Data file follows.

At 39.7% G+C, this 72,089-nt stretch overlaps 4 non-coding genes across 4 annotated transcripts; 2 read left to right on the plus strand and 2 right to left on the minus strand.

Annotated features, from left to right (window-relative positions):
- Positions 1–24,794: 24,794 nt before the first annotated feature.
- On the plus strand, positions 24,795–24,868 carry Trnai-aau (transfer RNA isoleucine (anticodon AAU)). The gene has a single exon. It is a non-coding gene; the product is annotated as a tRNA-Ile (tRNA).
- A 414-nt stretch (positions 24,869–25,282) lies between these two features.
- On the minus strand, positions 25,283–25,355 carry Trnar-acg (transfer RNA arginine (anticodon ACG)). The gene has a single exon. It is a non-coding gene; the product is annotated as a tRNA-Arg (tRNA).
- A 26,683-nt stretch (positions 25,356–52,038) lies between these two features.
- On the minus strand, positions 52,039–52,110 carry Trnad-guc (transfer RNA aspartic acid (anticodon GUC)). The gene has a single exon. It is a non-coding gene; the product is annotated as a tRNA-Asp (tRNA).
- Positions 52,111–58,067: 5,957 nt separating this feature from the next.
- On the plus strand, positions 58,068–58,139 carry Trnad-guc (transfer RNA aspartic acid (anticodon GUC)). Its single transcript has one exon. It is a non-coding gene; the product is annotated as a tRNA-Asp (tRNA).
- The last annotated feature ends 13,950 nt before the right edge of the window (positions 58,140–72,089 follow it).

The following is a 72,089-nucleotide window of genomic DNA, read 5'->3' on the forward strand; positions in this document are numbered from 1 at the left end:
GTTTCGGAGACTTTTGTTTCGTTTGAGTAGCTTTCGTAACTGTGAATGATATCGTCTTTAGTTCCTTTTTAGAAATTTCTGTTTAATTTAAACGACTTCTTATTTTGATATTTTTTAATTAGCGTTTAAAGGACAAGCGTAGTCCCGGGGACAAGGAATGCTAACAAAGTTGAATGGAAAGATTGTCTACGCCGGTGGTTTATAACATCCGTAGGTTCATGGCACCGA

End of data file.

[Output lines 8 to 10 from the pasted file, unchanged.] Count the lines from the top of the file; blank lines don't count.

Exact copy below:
- On the minus strand, positions 52,039–52,110 carry Trnad-guc (transfer RNA aspartic acid (anticodon GUC)). The gene has a single exon. It is a non-coding gene; the product is annotated as a tRNA-Asp (tRNA).
- Positions 52,111–58,067: 5,957 nt separating this feature from the next.
- On the plus strand, positions 58,068–58,139 carry Trnad-guc (transfer RNA aspartic acid (anticodon GUC)). Its single transcript has one exon. It is a non-coding gene; the product is annotated as a tRNA-Asp (tRNA).